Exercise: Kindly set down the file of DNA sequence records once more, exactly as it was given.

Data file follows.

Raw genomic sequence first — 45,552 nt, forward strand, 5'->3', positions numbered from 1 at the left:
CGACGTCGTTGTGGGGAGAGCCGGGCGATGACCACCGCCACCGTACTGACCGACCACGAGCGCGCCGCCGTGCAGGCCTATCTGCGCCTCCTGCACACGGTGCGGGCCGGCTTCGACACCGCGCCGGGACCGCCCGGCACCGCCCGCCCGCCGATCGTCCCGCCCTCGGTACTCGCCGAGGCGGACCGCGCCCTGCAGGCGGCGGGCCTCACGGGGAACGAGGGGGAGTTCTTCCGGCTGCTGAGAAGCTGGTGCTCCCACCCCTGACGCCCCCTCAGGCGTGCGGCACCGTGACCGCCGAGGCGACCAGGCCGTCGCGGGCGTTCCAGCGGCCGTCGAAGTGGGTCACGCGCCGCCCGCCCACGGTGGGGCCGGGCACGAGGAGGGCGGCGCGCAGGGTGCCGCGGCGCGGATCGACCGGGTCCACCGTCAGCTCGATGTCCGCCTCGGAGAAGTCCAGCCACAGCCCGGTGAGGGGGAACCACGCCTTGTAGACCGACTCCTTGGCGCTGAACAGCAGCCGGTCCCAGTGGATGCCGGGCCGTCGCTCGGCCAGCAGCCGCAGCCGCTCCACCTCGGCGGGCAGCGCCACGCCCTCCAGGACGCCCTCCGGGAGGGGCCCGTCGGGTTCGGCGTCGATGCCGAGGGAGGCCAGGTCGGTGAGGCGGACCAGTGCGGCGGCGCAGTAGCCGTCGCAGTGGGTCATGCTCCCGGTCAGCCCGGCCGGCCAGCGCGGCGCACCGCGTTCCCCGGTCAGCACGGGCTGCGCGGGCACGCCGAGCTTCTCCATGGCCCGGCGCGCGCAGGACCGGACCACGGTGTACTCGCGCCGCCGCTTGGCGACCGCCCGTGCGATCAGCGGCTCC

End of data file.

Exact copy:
Raw genomic sequence first — 45,552 nt, forward strand, 5'->3', positions numbered from 1 at the left:
CGACGTCGTTGTGGGGAGAGCCGGGCGATGACCACCGCCACCGTACTGACCGACCACGAGCGCGCCGCCGTGCAGGCCTATCTGCGCCTCCTGCACACGGTGCGGGCCGGCTTCGACACCGCGCCGGGACCGCCCGGCACCGCCCGCCCGCCGATCGTCCCGCCCTCGGTACTCGCCGAGGCGGACCGCGCCCTGCAGGCGGCGGGCCTCACGGGGAACGAGGGGGAGTTCTTCCGGCTGCTGAGAAGCTGGTGCTCCCACCCCTGACGCCCCCTCAGGCGTGCGGCACCGTGACCGCCGAGGCGACCAGGCCGTCGCGGGCGTTCCAGCGGCCGTCGAAGTGGGTCACGCGCCGCCCGCCCACGGTGGGGCCGGGCACGAGGAGGGCGGCGCGCAGGGTGCCGCGGCGCGGATCGACCGGGTCCACCGTCAGCTCGATGTCCGCCTCGGAGAAGTCCAGCCACAGCCCGGTGAGGGGGAACCACGCCTTGTAGACCGACTCCTTGGCGCTGAACAGCAGCCGGTCCCAGTGGATGCCGGGCCGTCGCTCGGCCAGCAGCCGCAGCCGCTCCACCTCGGCGGGCAGCGCCACGCCCTCCAGGACGCCCTCCGGGAGGGGCCCGTCGGGTTCGGCGTCGATGCCGAGGGAGGCCAGGTCGGTGAGGCGGACCAGTGCGGCGGCGCAGTAGCCGTCGCAGTGGGTCATGCTCCCGGTCAGCCCGGCCGGCCAGCGCGGCGCACCGCGTTCCCCGGTCAGCACGGGCTGCGCGGGCACGCCGAGCTTCTCCATGGCCCGGCGCGCGCAGGACCGGACCACGGTGTACTCGCGCCGCCGCTTGGCGACCGCCCGTGCGATCAGCGGCTCC